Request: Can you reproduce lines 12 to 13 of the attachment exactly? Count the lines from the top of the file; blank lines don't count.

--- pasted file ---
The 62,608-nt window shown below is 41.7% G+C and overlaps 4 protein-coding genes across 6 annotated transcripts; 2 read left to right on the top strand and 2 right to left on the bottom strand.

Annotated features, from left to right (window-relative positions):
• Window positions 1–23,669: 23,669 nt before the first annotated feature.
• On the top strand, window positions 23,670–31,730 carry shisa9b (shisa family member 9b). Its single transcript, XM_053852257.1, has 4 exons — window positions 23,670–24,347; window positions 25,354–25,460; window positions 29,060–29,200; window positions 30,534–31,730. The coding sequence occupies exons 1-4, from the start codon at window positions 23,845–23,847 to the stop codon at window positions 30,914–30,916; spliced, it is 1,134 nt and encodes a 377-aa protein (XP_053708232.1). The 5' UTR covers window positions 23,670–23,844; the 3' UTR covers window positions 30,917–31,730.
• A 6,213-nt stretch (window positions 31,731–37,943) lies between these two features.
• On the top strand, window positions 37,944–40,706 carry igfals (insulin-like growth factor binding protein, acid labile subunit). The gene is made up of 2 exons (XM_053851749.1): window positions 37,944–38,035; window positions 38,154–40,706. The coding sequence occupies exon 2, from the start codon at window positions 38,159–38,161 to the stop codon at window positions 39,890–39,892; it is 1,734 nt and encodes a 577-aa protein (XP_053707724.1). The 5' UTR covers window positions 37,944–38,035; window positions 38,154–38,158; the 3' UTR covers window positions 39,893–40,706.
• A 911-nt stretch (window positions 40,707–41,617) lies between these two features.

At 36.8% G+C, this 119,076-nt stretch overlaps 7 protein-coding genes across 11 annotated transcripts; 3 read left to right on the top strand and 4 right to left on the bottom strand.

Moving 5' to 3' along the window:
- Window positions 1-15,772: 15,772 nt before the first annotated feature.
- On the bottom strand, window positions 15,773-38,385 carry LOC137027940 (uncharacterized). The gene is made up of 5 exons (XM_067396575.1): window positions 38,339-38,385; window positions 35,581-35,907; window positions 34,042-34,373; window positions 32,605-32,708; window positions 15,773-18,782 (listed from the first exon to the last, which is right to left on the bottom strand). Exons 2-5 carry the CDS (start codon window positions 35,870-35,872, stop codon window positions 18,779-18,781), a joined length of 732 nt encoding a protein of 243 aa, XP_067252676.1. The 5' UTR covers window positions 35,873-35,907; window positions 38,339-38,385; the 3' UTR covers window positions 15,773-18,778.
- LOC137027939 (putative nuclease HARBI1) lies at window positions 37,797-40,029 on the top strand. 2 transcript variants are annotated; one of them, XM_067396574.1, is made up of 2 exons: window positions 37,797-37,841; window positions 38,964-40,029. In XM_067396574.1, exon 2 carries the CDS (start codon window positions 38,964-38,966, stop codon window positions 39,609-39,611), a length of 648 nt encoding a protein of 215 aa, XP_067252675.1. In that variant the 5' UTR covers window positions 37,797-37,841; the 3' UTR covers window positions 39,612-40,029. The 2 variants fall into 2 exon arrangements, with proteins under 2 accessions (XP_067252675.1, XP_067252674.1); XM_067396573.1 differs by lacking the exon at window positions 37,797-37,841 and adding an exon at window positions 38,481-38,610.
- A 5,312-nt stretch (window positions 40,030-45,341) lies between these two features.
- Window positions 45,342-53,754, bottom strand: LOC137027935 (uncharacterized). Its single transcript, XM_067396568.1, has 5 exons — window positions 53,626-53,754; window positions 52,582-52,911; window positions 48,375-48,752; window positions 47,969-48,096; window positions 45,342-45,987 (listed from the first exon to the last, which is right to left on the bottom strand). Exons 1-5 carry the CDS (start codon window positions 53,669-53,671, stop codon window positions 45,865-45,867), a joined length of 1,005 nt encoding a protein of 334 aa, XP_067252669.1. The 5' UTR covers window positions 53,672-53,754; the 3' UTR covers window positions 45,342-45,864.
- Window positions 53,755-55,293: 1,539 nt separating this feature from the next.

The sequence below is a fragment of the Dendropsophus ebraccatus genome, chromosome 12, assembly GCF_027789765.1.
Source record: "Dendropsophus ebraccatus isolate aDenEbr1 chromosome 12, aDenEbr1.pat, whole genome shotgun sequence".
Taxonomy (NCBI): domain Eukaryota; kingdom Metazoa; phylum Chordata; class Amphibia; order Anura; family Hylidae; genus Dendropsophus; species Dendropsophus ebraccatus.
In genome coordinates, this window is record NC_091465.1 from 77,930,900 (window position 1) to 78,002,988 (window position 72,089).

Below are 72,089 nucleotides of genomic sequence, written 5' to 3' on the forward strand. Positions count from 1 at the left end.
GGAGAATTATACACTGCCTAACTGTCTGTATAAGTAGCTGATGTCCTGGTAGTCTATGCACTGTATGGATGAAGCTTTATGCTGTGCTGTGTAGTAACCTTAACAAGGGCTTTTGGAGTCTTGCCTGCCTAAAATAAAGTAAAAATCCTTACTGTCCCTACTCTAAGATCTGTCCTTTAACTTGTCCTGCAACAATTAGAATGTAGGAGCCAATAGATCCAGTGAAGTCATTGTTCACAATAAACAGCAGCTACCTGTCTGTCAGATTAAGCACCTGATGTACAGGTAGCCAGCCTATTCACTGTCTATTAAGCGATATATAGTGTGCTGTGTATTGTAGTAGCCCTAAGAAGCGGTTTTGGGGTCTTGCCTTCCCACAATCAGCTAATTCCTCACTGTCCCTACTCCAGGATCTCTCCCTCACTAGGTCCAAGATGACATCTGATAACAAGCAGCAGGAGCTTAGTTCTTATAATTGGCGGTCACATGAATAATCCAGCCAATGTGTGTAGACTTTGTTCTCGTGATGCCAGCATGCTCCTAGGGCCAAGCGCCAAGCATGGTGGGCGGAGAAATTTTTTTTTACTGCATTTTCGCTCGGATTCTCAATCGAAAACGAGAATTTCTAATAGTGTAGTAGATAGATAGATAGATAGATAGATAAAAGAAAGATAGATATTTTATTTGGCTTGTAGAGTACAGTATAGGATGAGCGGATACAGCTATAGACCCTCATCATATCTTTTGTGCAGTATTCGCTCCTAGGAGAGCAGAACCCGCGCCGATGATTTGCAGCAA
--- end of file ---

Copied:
- LOC137027939 (putative nuclease HARBI1) lies at window positions 37,797-40,029 on the top strand. 2 transcript variants are annotated; one of them, XM_067396574.1, is made up of 2 exons: window positions 37,797-37,841; window positions 38,964-40,029. In XM_067396574.1, exon 2 carries the CDS (start codon window positions 38,964-38,966, stop codon window positions 39,609-39,611), a length of 648 nt encoding a protein of 215 aa, XP_067252675.1. In that variant the 5' UTR covers window positions 37,797-37,841; the 3' UTR covers window positions 39,612-40,029. The 2 variants fall into 2 exon arrangements, with proteins under 2 accessions (XP_067252675.1, XP_067252674.1); XM_067396573.1 differs by lacking the exon at window positions 37,797-37,841 and adding an exon at window positions 38,481-38,610.
- A 5,312-nt stretch (window positions 40,030-45,341) lies between these two features.